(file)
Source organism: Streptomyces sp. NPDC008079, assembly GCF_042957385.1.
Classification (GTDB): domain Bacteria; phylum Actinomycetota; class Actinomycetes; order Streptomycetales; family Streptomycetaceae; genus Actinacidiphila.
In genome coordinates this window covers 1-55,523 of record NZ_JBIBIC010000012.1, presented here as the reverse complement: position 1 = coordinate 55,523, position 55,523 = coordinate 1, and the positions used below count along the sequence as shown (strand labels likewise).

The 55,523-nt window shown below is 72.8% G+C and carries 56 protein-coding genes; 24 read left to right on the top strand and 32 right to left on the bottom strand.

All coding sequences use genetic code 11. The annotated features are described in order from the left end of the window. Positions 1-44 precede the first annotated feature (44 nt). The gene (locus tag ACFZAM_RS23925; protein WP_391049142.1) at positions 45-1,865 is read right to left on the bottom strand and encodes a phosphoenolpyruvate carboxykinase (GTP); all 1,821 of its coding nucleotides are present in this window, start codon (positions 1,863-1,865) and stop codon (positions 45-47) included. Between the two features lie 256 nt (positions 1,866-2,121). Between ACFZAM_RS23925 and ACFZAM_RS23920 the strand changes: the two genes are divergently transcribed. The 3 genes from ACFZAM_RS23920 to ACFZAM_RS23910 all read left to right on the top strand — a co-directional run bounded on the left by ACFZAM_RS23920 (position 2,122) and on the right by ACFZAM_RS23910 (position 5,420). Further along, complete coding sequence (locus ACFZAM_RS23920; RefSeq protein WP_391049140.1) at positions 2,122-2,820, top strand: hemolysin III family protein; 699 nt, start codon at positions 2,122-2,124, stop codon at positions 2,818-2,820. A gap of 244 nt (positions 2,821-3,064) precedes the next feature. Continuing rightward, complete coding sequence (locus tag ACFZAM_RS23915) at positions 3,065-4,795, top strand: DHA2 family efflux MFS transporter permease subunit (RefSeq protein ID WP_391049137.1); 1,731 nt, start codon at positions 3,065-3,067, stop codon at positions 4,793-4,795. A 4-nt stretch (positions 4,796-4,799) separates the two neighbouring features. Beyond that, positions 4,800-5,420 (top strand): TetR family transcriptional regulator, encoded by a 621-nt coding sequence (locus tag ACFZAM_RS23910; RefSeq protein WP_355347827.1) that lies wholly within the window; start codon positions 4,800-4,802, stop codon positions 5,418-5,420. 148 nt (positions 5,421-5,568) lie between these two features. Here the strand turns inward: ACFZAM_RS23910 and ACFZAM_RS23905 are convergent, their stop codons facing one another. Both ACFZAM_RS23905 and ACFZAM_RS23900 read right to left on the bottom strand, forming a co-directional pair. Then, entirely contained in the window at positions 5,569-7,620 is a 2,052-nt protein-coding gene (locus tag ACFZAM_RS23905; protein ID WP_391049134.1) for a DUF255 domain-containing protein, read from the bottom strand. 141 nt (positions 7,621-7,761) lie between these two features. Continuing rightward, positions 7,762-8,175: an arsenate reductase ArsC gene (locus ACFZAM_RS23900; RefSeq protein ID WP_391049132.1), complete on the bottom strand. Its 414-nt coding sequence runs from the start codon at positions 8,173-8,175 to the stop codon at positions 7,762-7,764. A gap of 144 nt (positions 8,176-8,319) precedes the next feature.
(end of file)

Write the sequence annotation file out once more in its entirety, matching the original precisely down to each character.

Source organism: Streptomyces sp. NPDC008079, assembly GCF_042957385.1.
Classification (GTDB): domain Bacteria; phylum Actinomycetota; class Actinomycetes; order Streptomycetales; family Streptomycetaceae; genus Actinacidiphila.
In genome coordinates this window covers 1-55,523 of record NZ_JBIBIC010000012.1, presented here as the reverse complement: position 1 = coordinate 55,523, position 55,523 = coordinate 1, and the positions used below count along the sequence as shown (strand labels likewise).

The 55,523-nt window shown below is 72.8% G+C and carries 56 protein-coding genes; 24 read left to right on the top strand and 32 right to left on the bottom strand.

All coding sequences use genetic code 11. The annotated features are described in order from the left end of the window. Positions 1-44 precede the first annotated feature (44 nt). The gene (locus tag ACFZAM_RS23925; protein WP_391049142.1) at positions 45-1,865 is read right to left on the bottom strand and encodes a phosphoenolpyruvate carboxykinase (GTP); all 1,821 of its coding nucleotides are present in this window, start codon (positions 1,863-1,865) and stop codon (positions 45-47) included. Between the two features lie 256 nt (positions 1,866-2,121). Between ACFZAM_RS23925 and ACFZAM_RS23920 the strand changes: the two genes are divergently transcribed. The 3 genes from ACFZAM_RS23920 to ACFZAM_RS23910 all read left to right on the top strand — a co-directional run bounded on the left by ACFZAM_RS23920 (position 2,122) and on the right by ACFZAM_RS23910 (position 5,420). Further along, complete coding sequence (locus ACFZAM_RS23920; RefSeq protein WP_391049140.1) at positions 2,122-2,820, top strand: hemolysin III family protein; 699 nt, start codon at positions 2,122-2,124, stop codon at positions 2,818-2,820. A gap of 244 nt (positions 2,821-3,064) precedes the next feature. Continuing rightward, complete coding sequence (locus tag ACFZAM_RS23915) at positions 3,065-4,795, top strand: DHA2 family efflux MFS transporter permease subunit (RefSeq protein ID WP_391049137.1); 1,731 nt, start codon at positions 3,065-3,067, stop codon at positions 4,793-4,795. A 4-nt stretch (positions 4,796-4,799) separates the two neighbouring features. Beyond that, positions 4,800-5,420 (top strand): TetR family transcriptional regulator, encoded by a 621-nt coding sequence (locus tag ACFZAM_RS23910; RefSeq protein WP_355347827.1) that lies wholly within the window; start codon positions 4,800-4,802, stop codon positions 5,418-5,420. 148 nt (positions 5,421-5,568) lie between these two features. Here the strand turns inward: ACFZAM_RS23910 and ACFZAM_RS23905 are convergent, their stop codons facing one another. Both ACFZAM_RS23905 and ACFZAM_RS23900 read right to left on the bottom strand, forming a co-directional pair. Then, entirely contained in the window at positions 5,569-7,620 is a 2,052-nt protein-coding gene (locus tag ACFZAM_RS23905; protein ID WP_391049134.1) for a DUF255 domain-containing protein, read from the bottom strand. 141 nt (positions 7,621-7,761) lie between these two features. Continuing rightward, positions 7,762-8,175: an arsenate reductase ArsC gene (locus ACFZAM_RS23900; RefSeq protein ID WP_391049132.1), complete on the bottom strand. Its 414-nt coding sequence runs from the start codon at positions 8,173-8,175 to the stop codon at positions 7,762-7,764. A gap of 144 nt (positions 8,176-8,319) precedes the next feature.